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US Treasury Folds? Softens Stance On Yuan From "Significantly Undervalued" To "Below Appropriate" Valuation

We presume the 'threat' of selling hundreds of billions of dollars of US Treasuries has prompted a softening in the "Currency manipulator" rhetoric from The US Treasuy department. Having previously said the Yuan is "significantly undervalued," today's report shifts the comment to stating that the Yuan is "below appropriate medium-term valuation." Of course, The US Treasury would know exactly how all of the world's currencies should trade in this centrally-planned world.

From "significantly undervalued"... then this happens...

 

 

and this...

 

And China meets with Obama and hey presto... Yuan is merely "below appopriate levels"

As Bloomberg reports,

The U.S. Treasury dropped its view that China’s currency is “significantly undervalued” while saying that forces driving appreciation in the longer term remain and China needs to allow such strengthening eventually.

 

The yuan remains “below its appropriate medium-term valuation,” the department said Monday in its semiannual report on foreign-exchange policies. The “core factors” that have driven the appreciation of the yuan in recent years remain in place, such as a large and growing current-account surplus, and net inflows of foreign direct investment, the Treasury said.

 

Even so, the department refrained from characterizing China’s currency as “significantly undervalued,” as it has in each foreign-exchange report since May 2012. The Treasury also recognized that “market factors are exerting downward pressure” on the yuan, though it called the trend “transitory.” The International Monetary Fund, by contrast, adopted the view in May that the yuan is “no longer undervalued.”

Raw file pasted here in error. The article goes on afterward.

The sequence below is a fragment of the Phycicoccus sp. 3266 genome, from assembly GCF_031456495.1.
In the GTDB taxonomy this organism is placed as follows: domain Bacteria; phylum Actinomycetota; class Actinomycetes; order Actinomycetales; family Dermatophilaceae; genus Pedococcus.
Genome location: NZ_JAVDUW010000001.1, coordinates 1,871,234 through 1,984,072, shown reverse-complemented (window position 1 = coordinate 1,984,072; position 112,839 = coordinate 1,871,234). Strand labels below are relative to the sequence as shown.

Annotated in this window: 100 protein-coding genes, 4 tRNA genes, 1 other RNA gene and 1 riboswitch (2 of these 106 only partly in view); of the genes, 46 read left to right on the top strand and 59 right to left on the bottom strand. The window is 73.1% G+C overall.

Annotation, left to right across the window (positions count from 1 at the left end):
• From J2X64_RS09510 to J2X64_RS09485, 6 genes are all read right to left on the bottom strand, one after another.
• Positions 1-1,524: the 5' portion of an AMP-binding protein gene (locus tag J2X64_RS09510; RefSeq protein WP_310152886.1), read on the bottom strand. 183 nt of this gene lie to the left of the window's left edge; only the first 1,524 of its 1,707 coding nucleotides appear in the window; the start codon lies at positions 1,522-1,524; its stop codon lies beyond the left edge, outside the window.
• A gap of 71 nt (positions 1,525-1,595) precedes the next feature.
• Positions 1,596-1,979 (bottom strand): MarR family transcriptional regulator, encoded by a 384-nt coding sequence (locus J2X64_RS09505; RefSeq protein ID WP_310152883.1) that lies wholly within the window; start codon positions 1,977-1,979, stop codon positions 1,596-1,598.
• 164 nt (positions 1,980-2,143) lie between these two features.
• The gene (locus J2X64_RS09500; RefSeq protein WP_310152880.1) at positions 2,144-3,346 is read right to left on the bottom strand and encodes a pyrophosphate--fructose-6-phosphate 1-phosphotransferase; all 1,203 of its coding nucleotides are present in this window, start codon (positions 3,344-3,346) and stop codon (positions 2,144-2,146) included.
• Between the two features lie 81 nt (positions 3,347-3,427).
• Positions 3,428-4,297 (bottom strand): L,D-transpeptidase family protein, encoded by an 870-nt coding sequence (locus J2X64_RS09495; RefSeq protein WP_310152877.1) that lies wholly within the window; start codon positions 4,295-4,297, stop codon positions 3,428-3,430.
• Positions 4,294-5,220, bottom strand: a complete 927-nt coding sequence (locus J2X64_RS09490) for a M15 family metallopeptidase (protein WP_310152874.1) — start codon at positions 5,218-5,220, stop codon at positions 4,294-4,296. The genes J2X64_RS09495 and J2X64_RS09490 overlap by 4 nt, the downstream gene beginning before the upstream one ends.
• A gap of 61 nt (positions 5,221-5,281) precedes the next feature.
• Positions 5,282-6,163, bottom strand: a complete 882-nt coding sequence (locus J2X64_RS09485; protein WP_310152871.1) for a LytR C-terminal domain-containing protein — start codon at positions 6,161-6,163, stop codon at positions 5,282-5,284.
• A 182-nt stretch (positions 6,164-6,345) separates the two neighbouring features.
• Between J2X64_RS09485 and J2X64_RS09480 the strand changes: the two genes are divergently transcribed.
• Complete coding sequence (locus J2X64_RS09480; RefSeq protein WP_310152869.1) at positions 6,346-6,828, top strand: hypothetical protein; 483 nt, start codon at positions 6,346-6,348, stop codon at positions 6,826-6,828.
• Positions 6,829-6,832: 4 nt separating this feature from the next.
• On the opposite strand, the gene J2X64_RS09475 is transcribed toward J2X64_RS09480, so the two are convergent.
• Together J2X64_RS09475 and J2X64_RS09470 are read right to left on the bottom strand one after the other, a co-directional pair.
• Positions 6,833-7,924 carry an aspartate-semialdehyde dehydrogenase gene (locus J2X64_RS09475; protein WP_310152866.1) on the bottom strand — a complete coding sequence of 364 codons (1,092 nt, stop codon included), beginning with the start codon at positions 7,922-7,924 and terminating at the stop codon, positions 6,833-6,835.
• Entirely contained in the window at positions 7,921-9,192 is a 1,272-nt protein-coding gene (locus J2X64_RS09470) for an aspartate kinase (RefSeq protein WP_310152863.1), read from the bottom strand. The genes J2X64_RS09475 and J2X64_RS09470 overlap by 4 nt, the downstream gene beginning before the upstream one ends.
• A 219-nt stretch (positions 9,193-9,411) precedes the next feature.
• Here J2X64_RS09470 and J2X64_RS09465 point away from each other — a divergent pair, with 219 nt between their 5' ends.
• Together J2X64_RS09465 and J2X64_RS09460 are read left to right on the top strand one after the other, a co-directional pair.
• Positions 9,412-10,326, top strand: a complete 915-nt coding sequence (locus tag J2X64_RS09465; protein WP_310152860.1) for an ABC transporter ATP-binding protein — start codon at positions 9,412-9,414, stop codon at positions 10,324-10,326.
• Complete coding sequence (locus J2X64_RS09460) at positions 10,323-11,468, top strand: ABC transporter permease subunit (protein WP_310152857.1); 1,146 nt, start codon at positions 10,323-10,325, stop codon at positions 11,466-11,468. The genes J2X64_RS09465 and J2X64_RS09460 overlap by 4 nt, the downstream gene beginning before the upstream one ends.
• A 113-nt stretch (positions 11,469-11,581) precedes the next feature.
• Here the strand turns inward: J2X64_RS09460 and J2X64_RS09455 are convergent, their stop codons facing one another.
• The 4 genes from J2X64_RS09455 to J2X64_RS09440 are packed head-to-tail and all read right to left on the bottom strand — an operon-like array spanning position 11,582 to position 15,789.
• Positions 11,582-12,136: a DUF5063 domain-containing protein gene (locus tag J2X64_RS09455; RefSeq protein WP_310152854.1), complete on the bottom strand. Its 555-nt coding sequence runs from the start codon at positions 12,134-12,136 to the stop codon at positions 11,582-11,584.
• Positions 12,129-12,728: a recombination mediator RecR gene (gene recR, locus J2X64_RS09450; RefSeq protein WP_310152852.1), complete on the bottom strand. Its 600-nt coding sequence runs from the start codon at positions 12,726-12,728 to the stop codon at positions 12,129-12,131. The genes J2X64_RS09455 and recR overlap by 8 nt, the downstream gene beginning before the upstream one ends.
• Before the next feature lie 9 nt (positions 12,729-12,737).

The U.S. softer line on China’s exchange-rate policy came in the first currency report by the Obama administration since the People’s Bank of China surprised markets on Aug. 11 with a devaluation that led to the yuan’s steepest two-day drop since 1994. The central bank said it would allow market forces to play a greater role in its daily setting of the yuan’s reference rate.

 

The Treasury said a test of the new regime will be whether China allows the yuan to “respond flexibly to appreciation as well as depreciation pressures.” It’s critical that China stick to its pledge only to intervene in currency markets when justified by “disorderly market conditions,” the department said.

 

The U.S. said China intervened “heavily” in the last three months, spending an estimated total of $229 billion to prevent the yuan from falling. China should regularly disclose its foreign-exchange interventions, the Treasury said.

Finally, US Treasury declined to label anyone a currency manipulator once again...

The department concluded in Monday’s report that no major trading partner met the threshold to be called a currency manipulator.

Not even Japan!!!